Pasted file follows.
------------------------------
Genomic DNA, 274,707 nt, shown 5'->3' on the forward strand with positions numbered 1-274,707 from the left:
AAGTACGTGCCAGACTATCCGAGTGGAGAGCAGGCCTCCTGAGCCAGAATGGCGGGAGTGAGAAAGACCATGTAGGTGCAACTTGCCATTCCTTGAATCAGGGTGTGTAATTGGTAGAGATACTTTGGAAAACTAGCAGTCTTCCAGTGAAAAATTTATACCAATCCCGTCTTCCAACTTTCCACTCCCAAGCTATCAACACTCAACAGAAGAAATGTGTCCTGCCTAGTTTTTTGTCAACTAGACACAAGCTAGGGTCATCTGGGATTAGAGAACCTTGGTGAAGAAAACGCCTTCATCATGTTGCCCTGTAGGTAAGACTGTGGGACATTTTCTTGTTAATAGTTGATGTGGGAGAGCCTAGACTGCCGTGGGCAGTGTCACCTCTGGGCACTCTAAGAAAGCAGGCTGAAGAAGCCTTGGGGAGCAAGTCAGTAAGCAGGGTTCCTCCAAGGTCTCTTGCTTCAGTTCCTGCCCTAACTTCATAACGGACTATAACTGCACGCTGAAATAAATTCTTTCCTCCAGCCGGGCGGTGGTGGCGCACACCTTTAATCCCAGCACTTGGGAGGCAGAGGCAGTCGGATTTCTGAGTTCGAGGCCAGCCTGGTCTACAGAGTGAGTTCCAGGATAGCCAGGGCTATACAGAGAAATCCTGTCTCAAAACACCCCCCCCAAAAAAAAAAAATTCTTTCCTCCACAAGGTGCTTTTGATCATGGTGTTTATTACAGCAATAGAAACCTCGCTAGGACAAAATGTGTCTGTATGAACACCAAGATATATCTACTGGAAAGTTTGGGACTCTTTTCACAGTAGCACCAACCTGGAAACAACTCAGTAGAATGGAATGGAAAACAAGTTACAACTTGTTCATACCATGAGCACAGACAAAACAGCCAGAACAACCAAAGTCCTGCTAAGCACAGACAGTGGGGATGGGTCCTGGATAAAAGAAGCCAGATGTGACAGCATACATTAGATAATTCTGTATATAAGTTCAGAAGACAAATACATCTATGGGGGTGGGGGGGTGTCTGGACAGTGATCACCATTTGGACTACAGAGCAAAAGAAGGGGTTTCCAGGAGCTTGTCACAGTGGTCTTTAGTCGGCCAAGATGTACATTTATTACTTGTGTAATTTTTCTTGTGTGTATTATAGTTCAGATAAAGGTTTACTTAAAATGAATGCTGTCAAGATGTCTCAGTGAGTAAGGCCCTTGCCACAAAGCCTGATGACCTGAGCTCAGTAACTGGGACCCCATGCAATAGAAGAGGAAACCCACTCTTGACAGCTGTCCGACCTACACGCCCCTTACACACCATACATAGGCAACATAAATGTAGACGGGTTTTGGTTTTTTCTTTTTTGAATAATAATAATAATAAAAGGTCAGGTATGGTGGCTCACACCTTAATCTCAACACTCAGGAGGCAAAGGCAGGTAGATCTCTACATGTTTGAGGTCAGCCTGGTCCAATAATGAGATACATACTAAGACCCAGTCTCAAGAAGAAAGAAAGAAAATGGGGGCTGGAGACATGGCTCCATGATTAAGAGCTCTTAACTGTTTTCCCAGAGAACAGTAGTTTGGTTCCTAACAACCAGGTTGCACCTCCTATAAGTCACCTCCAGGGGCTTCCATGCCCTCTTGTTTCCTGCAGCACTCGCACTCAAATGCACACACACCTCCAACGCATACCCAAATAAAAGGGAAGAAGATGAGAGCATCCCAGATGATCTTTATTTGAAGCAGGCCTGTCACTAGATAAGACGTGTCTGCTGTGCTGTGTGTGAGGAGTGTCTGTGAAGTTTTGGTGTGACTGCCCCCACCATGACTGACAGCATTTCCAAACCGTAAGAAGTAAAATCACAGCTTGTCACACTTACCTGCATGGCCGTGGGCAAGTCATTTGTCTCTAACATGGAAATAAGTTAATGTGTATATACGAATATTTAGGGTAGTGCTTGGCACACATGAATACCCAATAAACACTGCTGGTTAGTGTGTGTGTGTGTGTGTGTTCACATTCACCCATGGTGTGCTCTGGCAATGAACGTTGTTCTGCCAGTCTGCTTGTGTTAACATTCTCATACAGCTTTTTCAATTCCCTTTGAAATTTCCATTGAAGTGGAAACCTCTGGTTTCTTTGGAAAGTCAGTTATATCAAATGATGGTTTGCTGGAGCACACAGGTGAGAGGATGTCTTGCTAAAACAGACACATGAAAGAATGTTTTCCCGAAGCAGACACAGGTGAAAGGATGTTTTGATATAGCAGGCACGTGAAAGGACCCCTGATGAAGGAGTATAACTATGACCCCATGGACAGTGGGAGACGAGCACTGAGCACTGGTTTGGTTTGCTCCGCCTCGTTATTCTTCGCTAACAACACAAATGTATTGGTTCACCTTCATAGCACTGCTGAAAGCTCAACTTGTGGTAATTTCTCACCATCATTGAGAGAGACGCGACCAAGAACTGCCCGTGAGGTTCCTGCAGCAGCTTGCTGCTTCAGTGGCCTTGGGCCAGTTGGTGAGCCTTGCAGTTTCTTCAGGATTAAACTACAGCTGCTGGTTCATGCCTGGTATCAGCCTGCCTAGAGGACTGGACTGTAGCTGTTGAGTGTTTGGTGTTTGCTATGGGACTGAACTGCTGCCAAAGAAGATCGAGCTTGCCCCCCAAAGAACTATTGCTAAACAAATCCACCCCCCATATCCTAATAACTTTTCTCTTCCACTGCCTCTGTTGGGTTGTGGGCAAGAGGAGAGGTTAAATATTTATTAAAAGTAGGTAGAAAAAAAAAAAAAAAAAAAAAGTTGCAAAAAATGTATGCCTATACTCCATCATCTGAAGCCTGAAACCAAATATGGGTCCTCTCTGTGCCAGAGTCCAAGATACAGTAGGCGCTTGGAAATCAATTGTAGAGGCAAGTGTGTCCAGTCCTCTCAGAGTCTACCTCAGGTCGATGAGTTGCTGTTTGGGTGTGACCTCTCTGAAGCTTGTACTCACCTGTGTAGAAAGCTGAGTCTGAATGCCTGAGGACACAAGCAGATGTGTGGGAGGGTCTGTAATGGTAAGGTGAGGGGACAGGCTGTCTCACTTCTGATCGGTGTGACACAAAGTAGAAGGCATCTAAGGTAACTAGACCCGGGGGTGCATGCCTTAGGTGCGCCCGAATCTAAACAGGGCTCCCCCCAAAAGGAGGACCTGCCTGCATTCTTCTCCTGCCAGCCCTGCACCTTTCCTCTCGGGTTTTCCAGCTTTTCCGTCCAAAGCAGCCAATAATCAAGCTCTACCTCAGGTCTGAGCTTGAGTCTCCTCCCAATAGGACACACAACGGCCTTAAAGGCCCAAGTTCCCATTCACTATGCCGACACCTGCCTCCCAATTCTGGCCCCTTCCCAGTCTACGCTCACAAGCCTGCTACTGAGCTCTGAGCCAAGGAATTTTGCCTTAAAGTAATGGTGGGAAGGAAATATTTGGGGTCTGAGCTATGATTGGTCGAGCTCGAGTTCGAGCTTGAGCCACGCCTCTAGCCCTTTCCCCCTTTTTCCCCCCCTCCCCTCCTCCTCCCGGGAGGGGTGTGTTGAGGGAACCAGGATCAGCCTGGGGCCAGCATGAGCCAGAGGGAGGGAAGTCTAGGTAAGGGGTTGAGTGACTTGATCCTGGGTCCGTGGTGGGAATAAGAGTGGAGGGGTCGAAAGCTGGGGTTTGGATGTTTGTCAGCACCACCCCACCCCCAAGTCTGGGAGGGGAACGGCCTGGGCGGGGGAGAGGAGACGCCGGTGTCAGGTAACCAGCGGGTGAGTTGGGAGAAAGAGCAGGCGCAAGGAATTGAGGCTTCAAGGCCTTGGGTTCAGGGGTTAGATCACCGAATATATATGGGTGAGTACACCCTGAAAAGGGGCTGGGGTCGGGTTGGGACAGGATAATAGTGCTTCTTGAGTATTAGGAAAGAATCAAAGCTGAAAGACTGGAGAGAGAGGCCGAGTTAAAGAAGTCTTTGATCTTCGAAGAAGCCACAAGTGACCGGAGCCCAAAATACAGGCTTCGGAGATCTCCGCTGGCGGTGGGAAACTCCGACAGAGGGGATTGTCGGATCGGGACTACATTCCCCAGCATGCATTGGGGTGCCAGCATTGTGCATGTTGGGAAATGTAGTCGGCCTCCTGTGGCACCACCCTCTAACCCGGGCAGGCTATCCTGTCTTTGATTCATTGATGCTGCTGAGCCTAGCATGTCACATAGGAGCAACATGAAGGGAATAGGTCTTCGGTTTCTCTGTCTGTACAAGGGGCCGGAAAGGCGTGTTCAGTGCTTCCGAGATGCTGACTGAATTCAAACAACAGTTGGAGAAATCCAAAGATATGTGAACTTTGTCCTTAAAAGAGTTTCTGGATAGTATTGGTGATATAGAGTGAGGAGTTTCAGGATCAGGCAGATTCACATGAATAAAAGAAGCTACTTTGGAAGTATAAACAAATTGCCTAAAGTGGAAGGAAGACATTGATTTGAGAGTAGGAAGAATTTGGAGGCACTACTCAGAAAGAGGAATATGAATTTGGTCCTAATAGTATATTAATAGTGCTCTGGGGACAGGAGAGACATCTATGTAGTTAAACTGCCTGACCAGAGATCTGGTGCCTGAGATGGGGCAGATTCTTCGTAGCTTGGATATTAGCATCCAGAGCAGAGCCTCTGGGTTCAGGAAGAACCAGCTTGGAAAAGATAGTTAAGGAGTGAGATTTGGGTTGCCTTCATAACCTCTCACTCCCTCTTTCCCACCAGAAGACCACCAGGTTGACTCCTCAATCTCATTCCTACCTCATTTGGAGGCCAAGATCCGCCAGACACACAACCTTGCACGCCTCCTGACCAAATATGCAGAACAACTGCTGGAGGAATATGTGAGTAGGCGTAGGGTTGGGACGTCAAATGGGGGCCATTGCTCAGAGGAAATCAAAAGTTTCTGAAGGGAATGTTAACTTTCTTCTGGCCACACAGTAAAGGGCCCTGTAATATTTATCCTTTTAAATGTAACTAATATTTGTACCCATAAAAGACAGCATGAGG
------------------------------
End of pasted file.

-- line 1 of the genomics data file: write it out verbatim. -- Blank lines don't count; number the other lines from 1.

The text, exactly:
Genomic DNA, 274,707 nt, shown 5'->3' on the forward strand with positions numbered 1-274,707 from the left: